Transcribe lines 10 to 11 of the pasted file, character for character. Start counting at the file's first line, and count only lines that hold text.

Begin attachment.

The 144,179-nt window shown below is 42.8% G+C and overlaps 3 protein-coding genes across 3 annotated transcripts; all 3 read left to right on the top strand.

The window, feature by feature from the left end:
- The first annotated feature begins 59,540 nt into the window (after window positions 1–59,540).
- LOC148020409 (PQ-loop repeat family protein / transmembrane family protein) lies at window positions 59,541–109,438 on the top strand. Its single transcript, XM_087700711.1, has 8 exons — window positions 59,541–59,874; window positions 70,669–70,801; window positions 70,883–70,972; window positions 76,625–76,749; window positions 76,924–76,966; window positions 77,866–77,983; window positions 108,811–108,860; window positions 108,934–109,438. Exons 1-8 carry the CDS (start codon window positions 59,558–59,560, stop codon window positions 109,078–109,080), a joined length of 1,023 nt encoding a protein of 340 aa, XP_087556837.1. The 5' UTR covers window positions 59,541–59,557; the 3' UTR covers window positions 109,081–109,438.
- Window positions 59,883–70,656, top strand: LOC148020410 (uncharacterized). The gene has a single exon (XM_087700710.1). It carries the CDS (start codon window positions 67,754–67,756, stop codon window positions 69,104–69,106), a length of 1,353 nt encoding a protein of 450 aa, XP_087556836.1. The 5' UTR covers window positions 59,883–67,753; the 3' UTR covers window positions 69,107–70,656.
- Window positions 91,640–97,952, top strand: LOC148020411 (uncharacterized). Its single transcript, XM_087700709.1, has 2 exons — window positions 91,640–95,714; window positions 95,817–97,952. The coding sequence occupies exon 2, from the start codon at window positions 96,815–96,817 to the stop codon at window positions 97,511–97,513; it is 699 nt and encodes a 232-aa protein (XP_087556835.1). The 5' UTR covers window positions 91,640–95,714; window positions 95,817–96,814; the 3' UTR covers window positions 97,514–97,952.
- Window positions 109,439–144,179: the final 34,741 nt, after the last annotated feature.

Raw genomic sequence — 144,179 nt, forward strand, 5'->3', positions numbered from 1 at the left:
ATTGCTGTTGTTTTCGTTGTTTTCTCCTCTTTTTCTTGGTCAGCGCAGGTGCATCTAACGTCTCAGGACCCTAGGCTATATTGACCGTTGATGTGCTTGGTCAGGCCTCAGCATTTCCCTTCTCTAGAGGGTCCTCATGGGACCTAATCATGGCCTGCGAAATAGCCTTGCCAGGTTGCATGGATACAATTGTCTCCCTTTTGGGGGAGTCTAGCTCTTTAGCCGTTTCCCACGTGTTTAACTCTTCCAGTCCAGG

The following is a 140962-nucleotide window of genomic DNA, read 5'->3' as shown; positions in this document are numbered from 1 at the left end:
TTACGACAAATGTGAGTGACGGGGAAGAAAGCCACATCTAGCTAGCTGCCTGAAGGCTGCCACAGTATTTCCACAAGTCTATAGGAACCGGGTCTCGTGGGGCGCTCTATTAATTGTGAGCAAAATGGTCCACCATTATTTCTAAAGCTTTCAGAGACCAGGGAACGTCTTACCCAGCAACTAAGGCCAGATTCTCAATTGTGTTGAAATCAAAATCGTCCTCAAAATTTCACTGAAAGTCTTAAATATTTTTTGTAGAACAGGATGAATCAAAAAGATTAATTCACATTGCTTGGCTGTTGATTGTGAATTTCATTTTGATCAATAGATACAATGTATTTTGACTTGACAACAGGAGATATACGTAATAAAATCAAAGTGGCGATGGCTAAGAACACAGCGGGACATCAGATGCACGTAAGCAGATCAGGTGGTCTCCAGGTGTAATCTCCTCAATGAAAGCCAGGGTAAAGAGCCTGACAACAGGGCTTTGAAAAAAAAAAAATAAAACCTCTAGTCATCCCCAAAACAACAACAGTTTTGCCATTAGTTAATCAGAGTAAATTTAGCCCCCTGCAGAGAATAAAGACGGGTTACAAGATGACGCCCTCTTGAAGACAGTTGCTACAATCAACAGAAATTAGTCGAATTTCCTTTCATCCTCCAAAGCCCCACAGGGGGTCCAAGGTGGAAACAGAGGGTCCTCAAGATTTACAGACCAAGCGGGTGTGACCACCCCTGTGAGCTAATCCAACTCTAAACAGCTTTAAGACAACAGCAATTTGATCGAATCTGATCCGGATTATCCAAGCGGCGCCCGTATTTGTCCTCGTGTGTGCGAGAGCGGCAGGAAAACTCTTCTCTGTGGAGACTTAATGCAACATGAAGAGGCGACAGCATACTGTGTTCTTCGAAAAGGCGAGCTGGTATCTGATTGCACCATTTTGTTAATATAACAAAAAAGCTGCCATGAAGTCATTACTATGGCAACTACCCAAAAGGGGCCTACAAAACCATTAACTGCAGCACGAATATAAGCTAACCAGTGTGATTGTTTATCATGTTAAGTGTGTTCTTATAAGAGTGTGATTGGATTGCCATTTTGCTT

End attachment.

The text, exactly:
The following is a 140962-nucleotide window of genomic DNA, read 5'->3' as shown; positions in this document are numbered from 1 at the left end:
TTACGACAAATGTGAGTGACGGGGAAGAAAGCCACATCTAGCTAGCTGCCTGAAGGCTGCCACAGTATTTCCACAAGTCTATAGGAACCGGGTCTCGTGGGGCGCTCTATTAATTGTGAGCAAAATGGTCCACCATTATTTCTAAAGCTTTCAGAGACCAGGGAACGTCTTACCCAGCAACTAAGGCCAGATTCTCAATTGTGTTGAAATCAAAATCGTCCTCAAAATTTCACTGAAAGTCTTAAATATTTTTTGTAGAACAGGATGAATCAAAAAGATTAATTCACATTGCTTGGCTGTTGATTGTGAATTTCATTTTGATCAATAGATACAATGTATTTTGACTTGACAACAGGAGATATACGTAATAAAATCAAAGTGGCGATGGCTAAGAACACAGCGGGACATCAGATGCACGTAAGCAGATCAGGTGGTCTCCAGGTGTAATCTCCTCAATGAAAGCCAGGGTAAAGAGCCTGACAACAGGGCTTTGAAAAAAAAAAAATAAAACCTCTAGTCATCCCCAAAACAACAACAGTTTTGCCATTAGTTAATCAGAGTAAATTTAGCCCCCTGCAGAGAATAAAGACGGGTTACAAGATGACGCCCTCTTGAAGACAGTTGCTACAATCAACAGAAATTAGTCGAATTTCCTTTCATCCTCCAAAGCCCCACAGGGGGTCCAAGGTGGAAACAGAGGGTCCTCAAGATTTACAGACCAAGCGGGTGTGACCACCCCTGTGAGCTAATCCAACTCTAAACAGCTTTAAGACAACAGCAATTTGATCGAATCTGATCCGGATTATCCAAGCGGCGCCCGTATTTGTCCTCGTGTGTGCGAGAGCGGCAGGAAAACTCTTCTCTGTGGAGACTTAATGCAACATGAAGAGGCGACAGCATACTGTGTTCTTCGAAAAGGCGAGCTGGTATCTGATTGCACCATTTTGTTAATATAACAAAAAAGCTGCCATGAAGTCATTACTATGGCAACTACCCAAAAGGGGCCTACAAAACCATTAACTGCAGCACGAATATAAGCTAACCAGTGTGATTGTTTATCATGTTAAGTGTGTTCTTATAAGAGTGTGATTGGATTGCCATTTTGCTT